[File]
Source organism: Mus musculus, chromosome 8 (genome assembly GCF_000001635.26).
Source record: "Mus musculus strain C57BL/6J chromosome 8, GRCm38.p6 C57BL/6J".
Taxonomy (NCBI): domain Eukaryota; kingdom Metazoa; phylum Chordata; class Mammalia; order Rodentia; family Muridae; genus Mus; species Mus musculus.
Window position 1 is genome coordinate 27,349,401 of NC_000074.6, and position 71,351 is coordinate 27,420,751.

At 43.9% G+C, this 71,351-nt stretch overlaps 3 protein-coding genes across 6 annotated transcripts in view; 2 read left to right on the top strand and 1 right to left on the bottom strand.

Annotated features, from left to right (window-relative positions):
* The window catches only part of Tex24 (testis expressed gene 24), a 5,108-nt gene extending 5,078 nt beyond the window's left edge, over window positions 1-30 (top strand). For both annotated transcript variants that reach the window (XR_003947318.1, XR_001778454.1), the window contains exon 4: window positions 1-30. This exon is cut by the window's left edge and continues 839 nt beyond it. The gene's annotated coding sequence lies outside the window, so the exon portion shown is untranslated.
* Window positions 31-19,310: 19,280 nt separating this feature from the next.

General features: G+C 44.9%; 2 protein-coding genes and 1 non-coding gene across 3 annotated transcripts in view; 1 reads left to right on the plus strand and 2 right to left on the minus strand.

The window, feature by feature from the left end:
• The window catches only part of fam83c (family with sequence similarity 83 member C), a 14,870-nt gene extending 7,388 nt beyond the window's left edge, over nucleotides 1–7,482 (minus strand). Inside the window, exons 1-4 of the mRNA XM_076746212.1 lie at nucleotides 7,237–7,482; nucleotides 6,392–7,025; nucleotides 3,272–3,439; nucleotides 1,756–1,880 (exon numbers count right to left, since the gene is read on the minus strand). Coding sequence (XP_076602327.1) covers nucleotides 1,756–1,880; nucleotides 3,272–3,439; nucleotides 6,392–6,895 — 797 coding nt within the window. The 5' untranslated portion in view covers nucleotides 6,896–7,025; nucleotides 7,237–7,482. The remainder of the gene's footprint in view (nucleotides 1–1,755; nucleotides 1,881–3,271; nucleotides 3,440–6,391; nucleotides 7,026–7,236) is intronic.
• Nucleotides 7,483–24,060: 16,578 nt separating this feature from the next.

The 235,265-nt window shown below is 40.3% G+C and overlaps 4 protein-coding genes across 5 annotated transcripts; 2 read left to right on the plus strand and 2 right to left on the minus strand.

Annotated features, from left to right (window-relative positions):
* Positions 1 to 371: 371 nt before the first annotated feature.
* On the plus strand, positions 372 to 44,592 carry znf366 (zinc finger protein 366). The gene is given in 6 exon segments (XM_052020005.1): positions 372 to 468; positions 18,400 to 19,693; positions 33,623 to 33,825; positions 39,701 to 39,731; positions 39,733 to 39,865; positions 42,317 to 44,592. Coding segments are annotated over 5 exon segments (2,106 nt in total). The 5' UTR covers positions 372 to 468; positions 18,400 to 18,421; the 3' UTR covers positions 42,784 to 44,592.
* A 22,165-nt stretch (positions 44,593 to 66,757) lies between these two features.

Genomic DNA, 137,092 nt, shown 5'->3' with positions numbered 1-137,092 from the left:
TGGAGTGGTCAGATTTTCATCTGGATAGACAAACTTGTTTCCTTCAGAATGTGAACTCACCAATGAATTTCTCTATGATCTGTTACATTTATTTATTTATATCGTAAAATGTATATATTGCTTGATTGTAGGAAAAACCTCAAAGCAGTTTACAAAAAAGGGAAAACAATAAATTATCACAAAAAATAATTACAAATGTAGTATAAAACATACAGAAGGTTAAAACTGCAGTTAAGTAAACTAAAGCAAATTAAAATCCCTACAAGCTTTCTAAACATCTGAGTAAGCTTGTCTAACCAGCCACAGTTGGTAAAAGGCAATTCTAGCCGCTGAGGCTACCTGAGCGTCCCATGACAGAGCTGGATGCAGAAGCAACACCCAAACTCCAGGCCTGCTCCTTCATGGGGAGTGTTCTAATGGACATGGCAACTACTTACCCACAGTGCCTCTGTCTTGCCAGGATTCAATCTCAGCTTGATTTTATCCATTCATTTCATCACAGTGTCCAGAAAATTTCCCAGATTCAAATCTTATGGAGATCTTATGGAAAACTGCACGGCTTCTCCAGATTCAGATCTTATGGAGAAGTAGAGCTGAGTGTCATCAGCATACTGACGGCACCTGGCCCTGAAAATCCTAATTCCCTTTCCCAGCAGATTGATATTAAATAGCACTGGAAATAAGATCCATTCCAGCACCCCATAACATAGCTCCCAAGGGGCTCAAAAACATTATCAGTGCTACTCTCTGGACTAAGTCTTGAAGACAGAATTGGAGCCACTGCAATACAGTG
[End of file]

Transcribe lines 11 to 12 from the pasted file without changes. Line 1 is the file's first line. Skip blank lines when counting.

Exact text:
• The window catches only part of fam83c (family with sequence similarity 83 member C), a 14,870-nt gene extending 7,388 nt beyond the window's left edge, over nucleotides 1–7,482 (minus strand). Inside the window, exons 1-4 of the mRNA XM_076746212.1 lie at nucleotides 7,237–7,482; nucleotides 6,392–7,025; nucleotides 3,272–3,439; nucleotides 1,756–1,880 (exon numbers count right to left, since the gene is read on the minus strand). Coding sequence (XP_076602327.1) covers nucleotides 1,756–1,880; nucleotides 3,272–3,439; nucleotides 6,392–6,895 — 797 coding nt within the window. The 5' untranslated portion in view covers nucleotides 6,896–7,025; nucleotides 7,237–7,482. The remainder of the gene's footprint in view (nucleotides 1–1,755; nucleotides 1,881–3,271; nucleotides 3,440–6,391; nucleotides 7,026–7,236) is intronic.
• Nucleotides 7,483–24,060: 16,578 nt separating this feature from the next.